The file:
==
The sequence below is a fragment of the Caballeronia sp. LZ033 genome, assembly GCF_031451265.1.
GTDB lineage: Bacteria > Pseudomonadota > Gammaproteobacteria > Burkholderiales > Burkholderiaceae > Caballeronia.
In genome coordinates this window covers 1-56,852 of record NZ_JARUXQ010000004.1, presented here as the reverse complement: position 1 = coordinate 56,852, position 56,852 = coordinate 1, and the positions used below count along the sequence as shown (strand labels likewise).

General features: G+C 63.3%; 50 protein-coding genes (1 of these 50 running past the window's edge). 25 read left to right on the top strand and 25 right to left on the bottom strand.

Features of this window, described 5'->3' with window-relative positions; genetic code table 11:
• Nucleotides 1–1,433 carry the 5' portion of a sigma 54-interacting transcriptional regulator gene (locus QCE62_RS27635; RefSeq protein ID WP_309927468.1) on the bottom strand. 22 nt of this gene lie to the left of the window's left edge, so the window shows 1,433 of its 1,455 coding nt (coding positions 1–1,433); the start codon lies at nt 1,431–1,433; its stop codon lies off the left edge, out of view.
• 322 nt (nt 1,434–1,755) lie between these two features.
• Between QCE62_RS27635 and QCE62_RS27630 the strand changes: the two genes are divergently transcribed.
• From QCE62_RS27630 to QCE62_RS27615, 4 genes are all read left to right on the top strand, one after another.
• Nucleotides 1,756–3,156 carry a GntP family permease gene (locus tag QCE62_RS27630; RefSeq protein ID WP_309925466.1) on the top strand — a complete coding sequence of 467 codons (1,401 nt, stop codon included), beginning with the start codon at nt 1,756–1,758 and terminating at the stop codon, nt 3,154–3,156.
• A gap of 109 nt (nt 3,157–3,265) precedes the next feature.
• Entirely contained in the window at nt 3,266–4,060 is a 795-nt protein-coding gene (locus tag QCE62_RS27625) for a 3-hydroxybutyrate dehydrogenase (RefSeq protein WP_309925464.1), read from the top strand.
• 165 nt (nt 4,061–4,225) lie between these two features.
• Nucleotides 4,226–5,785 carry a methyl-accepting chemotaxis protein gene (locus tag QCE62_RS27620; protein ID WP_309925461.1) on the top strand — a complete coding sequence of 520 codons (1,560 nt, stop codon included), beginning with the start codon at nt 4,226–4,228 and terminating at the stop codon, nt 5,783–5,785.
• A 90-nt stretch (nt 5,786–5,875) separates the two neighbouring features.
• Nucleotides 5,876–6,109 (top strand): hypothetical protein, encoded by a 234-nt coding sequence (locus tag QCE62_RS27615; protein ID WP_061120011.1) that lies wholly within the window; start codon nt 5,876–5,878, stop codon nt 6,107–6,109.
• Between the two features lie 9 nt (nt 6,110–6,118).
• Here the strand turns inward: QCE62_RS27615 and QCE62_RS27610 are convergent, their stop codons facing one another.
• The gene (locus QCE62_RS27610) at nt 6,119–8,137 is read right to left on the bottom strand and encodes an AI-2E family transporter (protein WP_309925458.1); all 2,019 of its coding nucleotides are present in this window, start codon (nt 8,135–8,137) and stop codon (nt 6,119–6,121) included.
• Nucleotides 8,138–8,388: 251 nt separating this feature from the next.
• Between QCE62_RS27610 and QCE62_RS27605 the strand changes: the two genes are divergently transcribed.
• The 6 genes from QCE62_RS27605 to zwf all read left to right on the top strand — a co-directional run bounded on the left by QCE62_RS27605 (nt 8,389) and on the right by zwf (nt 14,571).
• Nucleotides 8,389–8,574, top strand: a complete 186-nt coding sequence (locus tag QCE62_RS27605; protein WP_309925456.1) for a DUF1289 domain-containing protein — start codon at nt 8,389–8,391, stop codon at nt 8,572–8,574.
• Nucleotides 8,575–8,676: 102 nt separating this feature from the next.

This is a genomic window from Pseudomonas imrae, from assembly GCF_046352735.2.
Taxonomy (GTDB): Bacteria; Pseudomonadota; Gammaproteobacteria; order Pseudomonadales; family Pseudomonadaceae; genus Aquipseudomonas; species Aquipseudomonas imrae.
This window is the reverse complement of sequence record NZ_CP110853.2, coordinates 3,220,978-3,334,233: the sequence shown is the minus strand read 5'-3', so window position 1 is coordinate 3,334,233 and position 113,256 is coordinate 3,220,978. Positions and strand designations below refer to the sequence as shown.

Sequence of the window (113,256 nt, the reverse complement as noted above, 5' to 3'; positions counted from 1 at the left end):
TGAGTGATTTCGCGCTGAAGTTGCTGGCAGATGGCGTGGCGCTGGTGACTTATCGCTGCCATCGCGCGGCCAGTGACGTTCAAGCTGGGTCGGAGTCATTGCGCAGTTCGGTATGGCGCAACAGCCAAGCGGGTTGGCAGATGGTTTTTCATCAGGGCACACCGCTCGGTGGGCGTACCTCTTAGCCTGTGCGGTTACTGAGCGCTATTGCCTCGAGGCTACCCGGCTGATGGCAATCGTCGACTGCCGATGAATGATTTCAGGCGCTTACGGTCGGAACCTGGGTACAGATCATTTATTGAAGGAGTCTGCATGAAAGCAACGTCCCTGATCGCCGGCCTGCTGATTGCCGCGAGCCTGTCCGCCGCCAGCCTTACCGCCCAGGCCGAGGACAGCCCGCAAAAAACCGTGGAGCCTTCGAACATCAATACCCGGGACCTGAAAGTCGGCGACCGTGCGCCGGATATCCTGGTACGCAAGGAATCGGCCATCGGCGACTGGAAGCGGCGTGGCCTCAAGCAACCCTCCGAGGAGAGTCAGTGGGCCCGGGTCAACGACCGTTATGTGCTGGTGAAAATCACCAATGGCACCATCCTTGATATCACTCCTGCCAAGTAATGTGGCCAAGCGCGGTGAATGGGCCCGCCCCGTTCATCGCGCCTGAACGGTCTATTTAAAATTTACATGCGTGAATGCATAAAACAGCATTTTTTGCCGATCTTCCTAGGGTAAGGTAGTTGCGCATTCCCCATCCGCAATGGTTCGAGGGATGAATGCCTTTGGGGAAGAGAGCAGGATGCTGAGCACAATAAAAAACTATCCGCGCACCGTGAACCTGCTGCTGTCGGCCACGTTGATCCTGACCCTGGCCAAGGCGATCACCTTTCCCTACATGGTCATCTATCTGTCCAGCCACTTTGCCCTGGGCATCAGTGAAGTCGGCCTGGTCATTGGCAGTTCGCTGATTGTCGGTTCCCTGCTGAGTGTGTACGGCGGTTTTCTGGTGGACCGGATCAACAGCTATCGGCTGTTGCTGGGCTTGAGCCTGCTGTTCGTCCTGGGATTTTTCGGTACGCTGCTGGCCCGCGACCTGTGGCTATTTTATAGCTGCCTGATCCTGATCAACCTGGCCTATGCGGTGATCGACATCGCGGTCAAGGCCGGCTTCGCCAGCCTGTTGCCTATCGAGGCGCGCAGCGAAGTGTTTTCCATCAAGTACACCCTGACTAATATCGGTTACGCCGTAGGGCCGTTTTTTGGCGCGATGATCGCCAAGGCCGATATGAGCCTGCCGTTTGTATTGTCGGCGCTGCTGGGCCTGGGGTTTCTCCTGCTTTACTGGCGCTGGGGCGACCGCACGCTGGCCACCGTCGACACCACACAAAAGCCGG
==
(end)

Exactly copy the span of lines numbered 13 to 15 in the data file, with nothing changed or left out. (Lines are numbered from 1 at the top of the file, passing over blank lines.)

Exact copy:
• 165 nt (nt 4,061–4,225) lie between these two features.
• Nucleotides 4,226–5,785 carry a methyl-accepting chemotaxis protein gene (locus tag QCE62_RS27620; protein ID WP_309925461.1) on the top strand — a complete coding sequence of 520 codons (1,560 nt, stop codon included), beginning with the start codon at nt 4,226–4,228 and terminating at the stop codon, nt 5,783–5,785.
• A 90-nt stretch (nt 5,786–5,875) separates the two neighbouring features.